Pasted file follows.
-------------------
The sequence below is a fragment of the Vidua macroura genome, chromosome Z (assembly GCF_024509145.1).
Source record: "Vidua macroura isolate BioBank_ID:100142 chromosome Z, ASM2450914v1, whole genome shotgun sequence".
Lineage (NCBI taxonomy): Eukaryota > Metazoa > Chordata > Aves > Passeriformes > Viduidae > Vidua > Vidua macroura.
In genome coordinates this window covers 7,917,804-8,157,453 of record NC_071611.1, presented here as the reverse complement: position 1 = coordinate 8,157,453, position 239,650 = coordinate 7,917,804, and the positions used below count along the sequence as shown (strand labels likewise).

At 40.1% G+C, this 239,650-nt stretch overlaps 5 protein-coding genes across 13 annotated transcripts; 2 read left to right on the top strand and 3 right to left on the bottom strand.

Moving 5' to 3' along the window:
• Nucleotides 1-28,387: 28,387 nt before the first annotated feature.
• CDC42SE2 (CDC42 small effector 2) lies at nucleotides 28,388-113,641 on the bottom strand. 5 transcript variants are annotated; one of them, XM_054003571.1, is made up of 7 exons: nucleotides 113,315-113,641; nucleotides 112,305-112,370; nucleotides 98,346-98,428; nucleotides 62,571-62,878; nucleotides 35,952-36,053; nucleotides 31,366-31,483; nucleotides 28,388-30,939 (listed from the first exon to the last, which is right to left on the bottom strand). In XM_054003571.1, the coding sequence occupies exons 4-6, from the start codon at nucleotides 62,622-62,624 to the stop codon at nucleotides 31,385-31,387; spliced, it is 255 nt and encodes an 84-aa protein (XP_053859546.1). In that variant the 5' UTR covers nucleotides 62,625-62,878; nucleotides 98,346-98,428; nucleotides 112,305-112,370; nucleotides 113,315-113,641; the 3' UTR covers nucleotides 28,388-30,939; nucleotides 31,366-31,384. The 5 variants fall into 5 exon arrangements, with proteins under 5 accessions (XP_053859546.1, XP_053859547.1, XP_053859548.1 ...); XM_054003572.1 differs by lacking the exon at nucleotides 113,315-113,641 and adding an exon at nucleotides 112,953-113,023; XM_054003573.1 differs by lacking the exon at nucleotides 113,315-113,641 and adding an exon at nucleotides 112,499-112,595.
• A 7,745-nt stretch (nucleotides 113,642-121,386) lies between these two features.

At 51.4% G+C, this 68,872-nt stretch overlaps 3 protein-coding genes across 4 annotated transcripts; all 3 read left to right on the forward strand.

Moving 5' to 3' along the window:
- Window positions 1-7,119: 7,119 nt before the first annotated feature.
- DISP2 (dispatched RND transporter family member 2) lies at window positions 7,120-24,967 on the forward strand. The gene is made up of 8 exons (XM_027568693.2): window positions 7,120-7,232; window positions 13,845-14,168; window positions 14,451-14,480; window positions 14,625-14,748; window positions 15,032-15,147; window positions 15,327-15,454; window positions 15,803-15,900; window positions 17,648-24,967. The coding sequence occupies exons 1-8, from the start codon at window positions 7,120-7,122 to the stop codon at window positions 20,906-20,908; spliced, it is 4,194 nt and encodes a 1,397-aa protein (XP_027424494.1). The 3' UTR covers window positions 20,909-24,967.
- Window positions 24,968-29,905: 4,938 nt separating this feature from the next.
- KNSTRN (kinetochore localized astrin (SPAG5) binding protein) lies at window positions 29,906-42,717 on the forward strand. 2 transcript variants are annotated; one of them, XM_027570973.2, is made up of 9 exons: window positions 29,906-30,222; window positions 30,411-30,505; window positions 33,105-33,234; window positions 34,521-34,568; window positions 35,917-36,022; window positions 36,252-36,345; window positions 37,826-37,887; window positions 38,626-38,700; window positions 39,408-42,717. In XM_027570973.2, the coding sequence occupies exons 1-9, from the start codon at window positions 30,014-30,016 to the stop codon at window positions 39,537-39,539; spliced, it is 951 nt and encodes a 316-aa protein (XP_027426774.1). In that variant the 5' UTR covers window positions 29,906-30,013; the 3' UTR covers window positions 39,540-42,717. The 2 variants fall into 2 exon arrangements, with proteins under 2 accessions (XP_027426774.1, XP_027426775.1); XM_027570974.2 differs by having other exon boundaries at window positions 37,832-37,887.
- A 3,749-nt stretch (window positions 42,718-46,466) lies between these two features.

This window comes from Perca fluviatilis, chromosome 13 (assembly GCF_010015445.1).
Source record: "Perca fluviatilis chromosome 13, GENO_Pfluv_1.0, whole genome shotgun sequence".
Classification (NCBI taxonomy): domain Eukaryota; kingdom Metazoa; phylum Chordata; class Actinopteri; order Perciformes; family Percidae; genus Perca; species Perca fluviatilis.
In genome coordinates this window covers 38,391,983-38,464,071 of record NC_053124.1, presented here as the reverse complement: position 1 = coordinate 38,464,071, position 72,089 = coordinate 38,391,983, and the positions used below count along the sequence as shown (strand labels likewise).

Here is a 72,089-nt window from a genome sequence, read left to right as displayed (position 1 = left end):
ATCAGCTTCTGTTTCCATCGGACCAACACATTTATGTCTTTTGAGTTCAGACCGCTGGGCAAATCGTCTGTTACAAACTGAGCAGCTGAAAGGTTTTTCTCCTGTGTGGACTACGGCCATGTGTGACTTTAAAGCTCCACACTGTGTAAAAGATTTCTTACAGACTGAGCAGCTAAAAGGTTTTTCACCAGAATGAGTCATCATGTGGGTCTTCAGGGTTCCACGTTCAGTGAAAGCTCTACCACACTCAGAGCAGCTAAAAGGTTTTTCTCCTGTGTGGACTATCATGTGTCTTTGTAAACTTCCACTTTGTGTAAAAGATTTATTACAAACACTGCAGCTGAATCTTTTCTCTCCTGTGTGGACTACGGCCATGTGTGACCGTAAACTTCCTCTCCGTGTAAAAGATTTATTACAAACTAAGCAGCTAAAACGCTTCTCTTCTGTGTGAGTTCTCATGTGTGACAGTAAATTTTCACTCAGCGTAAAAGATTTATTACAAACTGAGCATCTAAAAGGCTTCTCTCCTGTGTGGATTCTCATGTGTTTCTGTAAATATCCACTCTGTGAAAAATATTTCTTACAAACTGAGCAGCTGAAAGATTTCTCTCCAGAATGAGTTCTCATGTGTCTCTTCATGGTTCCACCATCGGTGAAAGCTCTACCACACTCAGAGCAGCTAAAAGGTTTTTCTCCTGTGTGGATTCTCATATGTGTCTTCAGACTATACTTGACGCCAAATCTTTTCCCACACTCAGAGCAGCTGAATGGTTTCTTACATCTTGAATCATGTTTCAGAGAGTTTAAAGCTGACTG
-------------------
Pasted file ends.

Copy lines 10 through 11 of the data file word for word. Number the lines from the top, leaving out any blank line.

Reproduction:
At 51.4% G+C, this 68,872-nt stretch overlaps 3 protein-coding genes across 4 annotated transcripts; all 3 read left to right on the forward strand.

Moving 5' to 3' along the window: